6.

No matter the type of weather that starts, (unless there is lightning or a tornado), the band continues playing or practicing. In 2016, during the Homecoming halftime, it began to thunder, lightning and downpour, but the band stayed and continued to play. The uniforms cause marchers to be extremely hot in the summer and extremely cold in the later months of the season as well. The uniforms have many confusing parts and we are not allowed to be out of uniform if we are at a competition or at a football game. There are many small parts to the uniform down to how the shoelaces are tied and tucked into the shoe.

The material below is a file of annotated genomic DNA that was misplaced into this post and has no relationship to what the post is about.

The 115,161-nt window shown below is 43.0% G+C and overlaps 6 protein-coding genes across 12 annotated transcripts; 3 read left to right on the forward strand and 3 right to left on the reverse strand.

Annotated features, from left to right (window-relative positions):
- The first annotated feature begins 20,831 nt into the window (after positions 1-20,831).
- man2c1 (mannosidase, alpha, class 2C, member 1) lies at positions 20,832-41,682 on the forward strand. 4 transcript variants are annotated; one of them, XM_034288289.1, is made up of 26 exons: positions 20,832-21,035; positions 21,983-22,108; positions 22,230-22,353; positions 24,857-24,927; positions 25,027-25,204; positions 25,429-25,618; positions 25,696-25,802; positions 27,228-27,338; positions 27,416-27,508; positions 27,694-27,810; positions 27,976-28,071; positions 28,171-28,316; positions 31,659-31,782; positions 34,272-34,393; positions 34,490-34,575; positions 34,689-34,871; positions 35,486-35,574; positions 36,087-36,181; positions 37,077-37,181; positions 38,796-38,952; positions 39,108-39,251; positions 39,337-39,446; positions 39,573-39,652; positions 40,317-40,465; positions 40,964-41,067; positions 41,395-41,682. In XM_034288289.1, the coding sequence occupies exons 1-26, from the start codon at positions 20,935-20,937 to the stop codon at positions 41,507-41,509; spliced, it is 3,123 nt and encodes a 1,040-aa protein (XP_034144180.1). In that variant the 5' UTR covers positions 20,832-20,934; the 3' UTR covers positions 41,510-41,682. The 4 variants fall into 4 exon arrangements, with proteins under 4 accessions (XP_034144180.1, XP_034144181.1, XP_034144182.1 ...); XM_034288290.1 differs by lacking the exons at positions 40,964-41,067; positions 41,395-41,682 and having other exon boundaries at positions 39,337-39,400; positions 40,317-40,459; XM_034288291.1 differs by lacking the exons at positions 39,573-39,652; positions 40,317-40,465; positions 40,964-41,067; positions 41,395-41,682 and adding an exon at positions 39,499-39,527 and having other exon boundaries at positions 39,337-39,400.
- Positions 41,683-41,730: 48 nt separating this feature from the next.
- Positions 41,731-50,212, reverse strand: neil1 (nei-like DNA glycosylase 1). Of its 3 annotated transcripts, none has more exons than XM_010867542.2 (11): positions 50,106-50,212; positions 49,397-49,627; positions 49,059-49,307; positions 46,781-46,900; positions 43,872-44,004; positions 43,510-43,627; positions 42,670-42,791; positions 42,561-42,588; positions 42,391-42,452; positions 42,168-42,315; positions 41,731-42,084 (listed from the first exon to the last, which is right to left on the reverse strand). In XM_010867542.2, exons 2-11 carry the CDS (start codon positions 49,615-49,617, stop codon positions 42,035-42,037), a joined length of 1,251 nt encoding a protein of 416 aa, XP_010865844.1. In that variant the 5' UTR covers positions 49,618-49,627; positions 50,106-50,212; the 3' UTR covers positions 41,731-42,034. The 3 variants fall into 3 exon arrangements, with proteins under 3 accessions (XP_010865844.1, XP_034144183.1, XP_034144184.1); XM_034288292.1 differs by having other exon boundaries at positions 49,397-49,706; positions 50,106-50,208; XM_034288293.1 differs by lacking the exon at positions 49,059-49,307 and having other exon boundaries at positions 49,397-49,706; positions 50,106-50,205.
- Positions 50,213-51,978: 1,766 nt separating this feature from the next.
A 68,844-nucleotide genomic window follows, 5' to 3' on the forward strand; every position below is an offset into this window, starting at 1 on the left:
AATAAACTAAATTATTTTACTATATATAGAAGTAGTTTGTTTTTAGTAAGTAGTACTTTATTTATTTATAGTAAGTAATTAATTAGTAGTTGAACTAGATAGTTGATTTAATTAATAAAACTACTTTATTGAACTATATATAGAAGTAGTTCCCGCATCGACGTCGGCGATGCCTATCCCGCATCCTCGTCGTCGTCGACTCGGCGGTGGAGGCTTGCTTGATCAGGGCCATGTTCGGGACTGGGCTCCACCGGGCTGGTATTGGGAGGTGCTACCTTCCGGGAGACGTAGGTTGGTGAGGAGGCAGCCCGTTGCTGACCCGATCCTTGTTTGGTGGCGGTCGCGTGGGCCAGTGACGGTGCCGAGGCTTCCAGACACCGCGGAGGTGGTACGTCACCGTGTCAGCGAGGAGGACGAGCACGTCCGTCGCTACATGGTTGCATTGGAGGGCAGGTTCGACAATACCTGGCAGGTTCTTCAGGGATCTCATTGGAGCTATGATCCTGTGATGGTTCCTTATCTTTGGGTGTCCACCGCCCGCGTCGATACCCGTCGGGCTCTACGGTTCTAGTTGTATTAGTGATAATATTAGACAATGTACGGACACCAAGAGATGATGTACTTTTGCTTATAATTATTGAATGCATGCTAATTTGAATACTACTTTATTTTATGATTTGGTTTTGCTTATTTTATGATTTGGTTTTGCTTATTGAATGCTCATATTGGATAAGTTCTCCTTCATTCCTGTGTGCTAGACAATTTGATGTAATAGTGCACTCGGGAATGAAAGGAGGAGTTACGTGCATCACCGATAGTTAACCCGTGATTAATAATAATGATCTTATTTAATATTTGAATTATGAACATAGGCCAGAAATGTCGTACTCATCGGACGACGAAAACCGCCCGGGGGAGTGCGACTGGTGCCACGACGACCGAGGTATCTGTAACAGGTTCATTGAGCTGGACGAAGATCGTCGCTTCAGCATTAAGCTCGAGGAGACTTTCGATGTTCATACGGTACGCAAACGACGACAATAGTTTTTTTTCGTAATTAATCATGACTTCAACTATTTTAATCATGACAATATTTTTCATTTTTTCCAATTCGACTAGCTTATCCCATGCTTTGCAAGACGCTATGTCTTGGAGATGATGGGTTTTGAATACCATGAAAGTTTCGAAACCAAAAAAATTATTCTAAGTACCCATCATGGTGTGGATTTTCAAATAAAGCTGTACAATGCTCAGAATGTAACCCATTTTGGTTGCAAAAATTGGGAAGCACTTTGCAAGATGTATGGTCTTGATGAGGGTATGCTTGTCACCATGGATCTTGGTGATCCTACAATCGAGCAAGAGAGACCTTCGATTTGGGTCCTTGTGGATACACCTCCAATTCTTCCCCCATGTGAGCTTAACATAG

7.

There is no “try outs” to be in the winds for band. We take everyone and teach everyone to march, no matter how much improvement they may need. This is coupled with the fact that you must be in band if you are in the winds or percussion sections of marching band, but as for marching we teach everyone everything they need to know. Everything from filling in the drill books, to how to march and count is taught. Marching band is one of the most disciplined and refined sports, and the Milford band expects as close to perfection as it can get.

8.